Even when it comes to customers answering a question, they would prefer answering questions from 1 to 5 rather than writing an answer on their own. Additionally, to make it even more fun, you can try including emojis close to every rating scale (1-5) so it can make things more interesting to rate.
Include multiple-choice questions
Like rating scale questions and yes/no ones, multiple-choice questions offer respondents a few options for answering the question. With multiple-choice questions, you have a better chance of getting a reply from a user since they require much less effort than open-ended questions.
Usually, multiple-choice questions will involve four choices, but all surveys vary for each company that sets them up. Other forms of multiple-choice questions include:
Semantic differential questions
Nominal questions include different categories from which you can answer. Unlike rating scales, you can't provide a numerical value to nominal questions. Here is what a nominal question would look like:
"Which of the following answers describes you? I am ___."
Thinking about becoming a customer
Not thinking of becoming a customer
Already a customer
Also, you have semantic differential questions, which are just like scale rates, except having different answers. For example, here is what a semantic differential question would look like:
"How helpful do you find our product?"
1- Not helpful at all
2- Barely helpful
3- Neither helpful nor unhelpful
4- somewhat helpful
5- very helpful
Typical questions you can use in your survey
For every business that seeks customer feedback, survey questions may vary; however, you can use some helpful questions, not to bore respondents and get the best customer feedback.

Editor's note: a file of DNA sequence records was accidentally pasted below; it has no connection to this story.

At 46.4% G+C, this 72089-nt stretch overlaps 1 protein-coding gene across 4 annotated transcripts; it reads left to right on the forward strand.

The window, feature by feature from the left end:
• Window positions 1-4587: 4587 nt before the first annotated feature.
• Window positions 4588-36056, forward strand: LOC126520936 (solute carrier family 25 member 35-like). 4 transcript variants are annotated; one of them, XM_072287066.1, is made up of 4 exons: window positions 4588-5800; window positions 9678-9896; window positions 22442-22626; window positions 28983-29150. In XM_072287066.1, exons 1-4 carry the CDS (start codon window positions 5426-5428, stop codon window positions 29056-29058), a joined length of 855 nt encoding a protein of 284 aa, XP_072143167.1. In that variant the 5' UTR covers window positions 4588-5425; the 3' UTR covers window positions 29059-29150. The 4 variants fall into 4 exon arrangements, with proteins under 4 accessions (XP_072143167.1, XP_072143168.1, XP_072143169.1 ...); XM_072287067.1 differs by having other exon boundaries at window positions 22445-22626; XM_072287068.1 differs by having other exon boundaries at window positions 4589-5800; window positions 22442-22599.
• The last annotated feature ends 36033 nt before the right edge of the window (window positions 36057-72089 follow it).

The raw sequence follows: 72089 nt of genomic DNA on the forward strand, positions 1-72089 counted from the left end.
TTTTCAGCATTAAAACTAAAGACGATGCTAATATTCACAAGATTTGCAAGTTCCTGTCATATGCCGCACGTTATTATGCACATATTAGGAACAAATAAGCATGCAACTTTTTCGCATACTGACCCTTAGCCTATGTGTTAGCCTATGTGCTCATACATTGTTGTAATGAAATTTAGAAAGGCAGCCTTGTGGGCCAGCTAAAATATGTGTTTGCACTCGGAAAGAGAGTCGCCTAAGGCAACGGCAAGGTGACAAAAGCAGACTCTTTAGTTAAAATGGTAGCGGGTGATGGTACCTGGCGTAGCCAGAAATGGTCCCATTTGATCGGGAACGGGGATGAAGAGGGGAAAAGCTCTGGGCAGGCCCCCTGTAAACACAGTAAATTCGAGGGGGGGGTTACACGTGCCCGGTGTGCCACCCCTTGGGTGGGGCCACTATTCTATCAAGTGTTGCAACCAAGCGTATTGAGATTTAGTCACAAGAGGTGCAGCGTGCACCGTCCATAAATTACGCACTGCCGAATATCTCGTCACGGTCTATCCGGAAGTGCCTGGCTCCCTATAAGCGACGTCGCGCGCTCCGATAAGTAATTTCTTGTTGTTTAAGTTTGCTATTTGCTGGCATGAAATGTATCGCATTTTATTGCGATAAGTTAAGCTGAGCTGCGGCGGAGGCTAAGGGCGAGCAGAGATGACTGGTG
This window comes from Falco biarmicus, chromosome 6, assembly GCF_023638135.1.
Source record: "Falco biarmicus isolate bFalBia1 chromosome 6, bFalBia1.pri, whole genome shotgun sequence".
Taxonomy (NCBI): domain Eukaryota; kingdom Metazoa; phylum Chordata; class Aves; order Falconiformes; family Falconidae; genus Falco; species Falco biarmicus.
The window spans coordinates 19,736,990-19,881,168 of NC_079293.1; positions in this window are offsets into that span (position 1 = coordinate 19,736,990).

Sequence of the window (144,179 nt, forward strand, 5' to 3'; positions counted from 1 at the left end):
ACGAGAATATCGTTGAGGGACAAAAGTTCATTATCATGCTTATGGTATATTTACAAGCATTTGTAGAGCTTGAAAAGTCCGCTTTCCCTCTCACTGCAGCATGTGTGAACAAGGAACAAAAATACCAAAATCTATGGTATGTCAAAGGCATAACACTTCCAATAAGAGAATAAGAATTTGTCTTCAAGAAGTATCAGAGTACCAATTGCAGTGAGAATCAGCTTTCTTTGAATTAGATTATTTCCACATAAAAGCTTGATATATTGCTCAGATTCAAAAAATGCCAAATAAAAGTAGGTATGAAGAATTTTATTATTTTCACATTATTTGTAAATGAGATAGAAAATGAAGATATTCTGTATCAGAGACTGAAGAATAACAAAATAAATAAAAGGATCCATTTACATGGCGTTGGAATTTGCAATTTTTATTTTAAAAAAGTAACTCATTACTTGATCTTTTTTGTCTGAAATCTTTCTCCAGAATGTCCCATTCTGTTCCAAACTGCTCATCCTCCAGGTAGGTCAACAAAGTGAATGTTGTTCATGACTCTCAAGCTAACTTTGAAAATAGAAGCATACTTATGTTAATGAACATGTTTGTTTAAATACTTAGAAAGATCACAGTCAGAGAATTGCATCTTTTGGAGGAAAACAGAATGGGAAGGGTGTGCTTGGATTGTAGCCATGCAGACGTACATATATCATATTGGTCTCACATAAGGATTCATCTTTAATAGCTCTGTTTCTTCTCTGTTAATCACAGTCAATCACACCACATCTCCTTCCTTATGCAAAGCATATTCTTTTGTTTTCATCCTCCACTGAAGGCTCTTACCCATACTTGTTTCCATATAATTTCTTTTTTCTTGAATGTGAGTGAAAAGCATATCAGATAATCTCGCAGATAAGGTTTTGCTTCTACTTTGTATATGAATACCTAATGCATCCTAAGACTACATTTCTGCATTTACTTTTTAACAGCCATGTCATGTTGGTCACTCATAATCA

Question 1: On a scale of 1 to 5, how would you rate our support for you?
Question 2: How satisfied are you with our product? (1-5)
Question 3: Would you recommend our product to your friends or family members? (yes/no)
Question 4: Did our product solve any problem you were facing? (yes/no)
Question 5: What do you think we can improve in our product? (open-end)
Question 6: What would change if you didn't have our product? (open-end)
Question 7: Is there anything that demotivated you when using our product? (open-end)
Question 8: Is there anything else you want to add (open-end)
Well, these were some examples of the questions you can use when setting up a survey. Although, there are many other questions you can use that you think are interesting. As we mentioned before, avoid including complex questions and even making every single question an open-end question.
Pick the right time
According to a study done by QuestionPro, the best time to send out a survey is on Tuesday at 10-11 A.M local time. Tuesday is shown to be the day that provides the quickest responses from any other day. Additionally, the last week of the month was also the best week to send out a survey.
Choosing the right time to send out a survey is vital if you want your customers to give you the proper feedback. Don't expect every customer to answer your survey; not everyone will get used to that. Although, what is essential is getting the ones willing to answer them and choose the best time.
Let’s not forget that you may also have a busy schedule, so it is important you organize your workday and free up some time for Tuesday to send out those surveys.
Wrapping it up
Well, these were our best practices of how you can use surveys to gather customer feedback. Hopefully, you have a clear understanding of how to set up a survey with valuable questions and engage your customers in responding to your survey.
This article goes into an in-depth analysis of how respondents react to questions and what to avoid asking them. Remember, not everyone has all the time in the world, so it is essential to find the right time and the right questions to keep them engaged.
For a final word, it is important you pay attention to each example we mentioned and even use your creativity to think of new methods you can use to make gathering customer feedback fun. Whatever seems fun to do will always keep people engaged and continuously interested in giving you the feedback you are looking for.
This article is a guest blog written by Tony Ademi. To contribute a guest post to Workast.com, please complete the expression of interest form here.